Meet Thomas Miller, GKI featured collaborator.
Dr. Thomas Miller is a professor at the University of California, Riverside’s Department of Entomology. Aside from being an eminent leader of the international entomological community, Miller is an important member of the team working on LINK: Rwanda’s “antestia-potato taste” specialty coffee challenge. In partnership with Dr. Susan Jackels at Seattle University who focuses on the chemistry of “potato taste,” a team at Rogers Family Company in California and in Rwanda that sources affected coffee beans and provides support across the network, and Dr. Daniel Rukzambuga at the National University of Rwanda who works to develop national capacity to protect against coffee pests, Dr. Miller focuses on the biology of the microorganisms on the surface of green coffee beans. Dr. Miller also hosts a website dedicated to the coffee challenge. GKI’s Colin Huerter spoke with Dr. Miller in June 2013.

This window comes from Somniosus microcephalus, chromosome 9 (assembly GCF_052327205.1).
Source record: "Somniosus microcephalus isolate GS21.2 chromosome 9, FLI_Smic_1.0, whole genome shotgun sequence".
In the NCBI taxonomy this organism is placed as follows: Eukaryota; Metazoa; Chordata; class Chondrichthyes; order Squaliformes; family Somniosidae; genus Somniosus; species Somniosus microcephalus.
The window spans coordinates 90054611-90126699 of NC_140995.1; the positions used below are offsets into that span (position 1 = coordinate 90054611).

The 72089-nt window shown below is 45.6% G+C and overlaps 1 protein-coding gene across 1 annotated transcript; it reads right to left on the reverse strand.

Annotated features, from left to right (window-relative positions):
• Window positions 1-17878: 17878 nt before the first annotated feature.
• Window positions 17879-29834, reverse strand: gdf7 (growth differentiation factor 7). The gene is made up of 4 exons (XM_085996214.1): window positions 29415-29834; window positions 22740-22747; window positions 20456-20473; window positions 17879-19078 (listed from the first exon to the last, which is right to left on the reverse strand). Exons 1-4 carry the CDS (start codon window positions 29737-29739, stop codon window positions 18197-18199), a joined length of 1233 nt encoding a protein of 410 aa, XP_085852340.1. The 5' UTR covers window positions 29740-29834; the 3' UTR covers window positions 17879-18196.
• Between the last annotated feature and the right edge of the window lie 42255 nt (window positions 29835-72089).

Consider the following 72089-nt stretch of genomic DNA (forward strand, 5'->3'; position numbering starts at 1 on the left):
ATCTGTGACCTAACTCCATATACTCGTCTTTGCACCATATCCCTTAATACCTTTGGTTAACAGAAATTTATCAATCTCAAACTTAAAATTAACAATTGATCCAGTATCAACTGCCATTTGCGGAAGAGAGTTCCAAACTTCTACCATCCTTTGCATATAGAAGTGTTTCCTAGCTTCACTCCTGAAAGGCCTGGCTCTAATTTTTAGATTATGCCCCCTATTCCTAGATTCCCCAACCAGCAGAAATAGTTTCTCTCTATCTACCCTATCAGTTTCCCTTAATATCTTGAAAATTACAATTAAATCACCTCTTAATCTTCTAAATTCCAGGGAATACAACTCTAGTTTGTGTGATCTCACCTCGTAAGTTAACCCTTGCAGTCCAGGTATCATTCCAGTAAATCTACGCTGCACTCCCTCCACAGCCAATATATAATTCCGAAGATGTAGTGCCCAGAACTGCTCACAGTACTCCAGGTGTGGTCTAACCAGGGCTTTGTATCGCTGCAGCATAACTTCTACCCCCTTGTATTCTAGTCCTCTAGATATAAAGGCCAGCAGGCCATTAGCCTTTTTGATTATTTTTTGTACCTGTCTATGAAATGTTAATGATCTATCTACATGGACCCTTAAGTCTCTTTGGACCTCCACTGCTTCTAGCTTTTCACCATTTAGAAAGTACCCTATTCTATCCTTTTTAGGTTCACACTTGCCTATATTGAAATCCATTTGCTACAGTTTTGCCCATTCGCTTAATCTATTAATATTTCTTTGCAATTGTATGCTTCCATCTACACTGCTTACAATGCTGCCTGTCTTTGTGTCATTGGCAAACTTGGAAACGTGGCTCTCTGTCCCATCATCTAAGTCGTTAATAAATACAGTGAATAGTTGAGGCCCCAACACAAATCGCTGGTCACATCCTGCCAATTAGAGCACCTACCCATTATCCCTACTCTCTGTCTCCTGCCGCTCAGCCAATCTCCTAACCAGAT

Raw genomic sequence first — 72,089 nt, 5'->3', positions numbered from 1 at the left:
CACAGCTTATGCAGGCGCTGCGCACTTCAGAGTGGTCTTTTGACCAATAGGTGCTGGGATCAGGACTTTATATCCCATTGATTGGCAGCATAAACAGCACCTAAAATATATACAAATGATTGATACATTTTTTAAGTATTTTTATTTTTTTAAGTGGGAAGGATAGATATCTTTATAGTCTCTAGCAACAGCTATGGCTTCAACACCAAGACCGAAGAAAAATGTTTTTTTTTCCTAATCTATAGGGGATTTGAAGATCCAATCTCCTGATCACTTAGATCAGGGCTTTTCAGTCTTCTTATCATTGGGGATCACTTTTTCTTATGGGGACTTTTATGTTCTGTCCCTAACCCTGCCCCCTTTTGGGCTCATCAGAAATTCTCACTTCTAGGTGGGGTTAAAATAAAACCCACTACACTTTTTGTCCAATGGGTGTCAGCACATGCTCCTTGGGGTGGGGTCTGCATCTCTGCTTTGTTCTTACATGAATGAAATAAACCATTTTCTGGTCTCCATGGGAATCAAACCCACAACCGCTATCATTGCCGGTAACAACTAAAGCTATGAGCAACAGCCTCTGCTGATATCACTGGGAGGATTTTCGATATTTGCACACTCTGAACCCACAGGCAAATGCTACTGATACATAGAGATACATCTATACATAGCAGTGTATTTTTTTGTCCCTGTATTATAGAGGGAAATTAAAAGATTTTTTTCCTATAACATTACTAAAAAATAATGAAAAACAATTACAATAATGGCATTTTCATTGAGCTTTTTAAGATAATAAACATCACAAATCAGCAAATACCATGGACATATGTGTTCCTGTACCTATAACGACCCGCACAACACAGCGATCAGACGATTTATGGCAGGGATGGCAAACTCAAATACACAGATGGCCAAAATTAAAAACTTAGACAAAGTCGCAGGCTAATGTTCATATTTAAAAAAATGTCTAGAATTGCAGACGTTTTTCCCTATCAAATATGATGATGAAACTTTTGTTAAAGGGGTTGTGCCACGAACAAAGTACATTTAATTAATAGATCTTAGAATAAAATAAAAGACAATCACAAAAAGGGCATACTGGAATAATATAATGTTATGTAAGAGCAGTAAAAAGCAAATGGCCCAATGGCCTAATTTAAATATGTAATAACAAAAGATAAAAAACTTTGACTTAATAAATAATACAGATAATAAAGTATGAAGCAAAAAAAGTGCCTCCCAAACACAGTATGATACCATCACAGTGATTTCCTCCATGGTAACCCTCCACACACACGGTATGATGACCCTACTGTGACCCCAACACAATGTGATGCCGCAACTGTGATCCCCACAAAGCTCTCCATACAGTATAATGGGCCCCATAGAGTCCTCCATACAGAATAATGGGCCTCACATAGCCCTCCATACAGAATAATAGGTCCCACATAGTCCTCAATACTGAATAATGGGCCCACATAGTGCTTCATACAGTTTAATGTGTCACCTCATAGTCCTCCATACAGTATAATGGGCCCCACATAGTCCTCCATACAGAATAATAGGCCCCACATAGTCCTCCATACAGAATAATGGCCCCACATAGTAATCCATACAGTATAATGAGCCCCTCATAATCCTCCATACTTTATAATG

Rwanda is a long ways off – how did you get involved with the project?
I met Nina Fedoroff, co-chair of GKI’s Advisory Board, when I became an AAAS (American Association for the Advancement of Science) Fellow in 2011. She had seen some of my research and recommended that I join the team. Even though I had not worked on coffee before, the project immediately grabbed my attention – it seems that no matter who you explain it to, everyone is fascinated. The international aspect drew me in, but at the same time there is a local connection because it also involves California buyers and roasters [such as Rogers Family Company].